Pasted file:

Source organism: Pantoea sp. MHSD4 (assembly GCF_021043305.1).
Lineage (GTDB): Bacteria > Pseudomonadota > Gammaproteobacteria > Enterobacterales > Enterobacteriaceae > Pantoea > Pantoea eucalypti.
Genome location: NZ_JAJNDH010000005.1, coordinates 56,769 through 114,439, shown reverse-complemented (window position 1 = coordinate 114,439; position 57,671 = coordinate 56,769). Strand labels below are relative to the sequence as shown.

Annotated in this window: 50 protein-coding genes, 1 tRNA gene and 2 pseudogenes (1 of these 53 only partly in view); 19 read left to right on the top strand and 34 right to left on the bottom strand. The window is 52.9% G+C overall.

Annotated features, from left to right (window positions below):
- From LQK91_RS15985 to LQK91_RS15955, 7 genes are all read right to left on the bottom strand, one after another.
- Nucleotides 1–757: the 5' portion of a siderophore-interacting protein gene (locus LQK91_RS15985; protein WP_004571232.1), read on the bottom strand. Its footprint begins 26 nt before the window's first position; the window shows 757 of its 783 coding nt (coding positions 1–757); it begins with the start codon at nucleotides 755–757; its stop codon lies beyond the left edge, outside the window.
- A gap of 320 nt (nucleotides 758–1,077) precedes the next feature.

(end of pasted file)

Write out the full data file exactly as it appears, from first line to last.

Source organism: Pantoea sp. MHSD4 (assembly GCF_021043305.1).
Lineage (GTDB): Bacteria > Pseudomonadota > Gammaproteobacteria > Enterobacterales > Enterobacteriaceae > Pantoea > Pantoea eucalypti.
Genome location: NZ_JAJNDH010000005.1, coordinates 56,769 through 114,439, shown reverse-complemented (window position 1 = coordinate 114,439; position 57,671 = coordinate 56,769). Strand labels below are relative to the sequence as shown.

Annotated in this window: 50 protein-coding genes, 1 tRNA gene and 2 pseudogenes (1 of these 53 only partly in view); 19 read left to right on the top strand and 34 right to left on the bottom strand. The window is 52.9% G+C overall.

Annotated features, from left to right (window positions below):
- From LQK91_RS15985 to LQK91_RS15955, 7 genes are all read right to left on the bottom strand, one after another.
- Nucleotides 1–757: the 5' portion of a siderophore-interacting protein gene (locus LQK91_RS15985; protein WP_004571232.1), read on the bottom strand. Its footprint begins 26 nt before the window's first position; the window shows 757 of its 783 coding nt (coding positions 1–757); it begins with the start codon at nucleotides 755–757; its stop codon lies beyond the left edge, outside the window.
- A gap of 320 nt (nucleotides 758–1,077) precedes the next feature.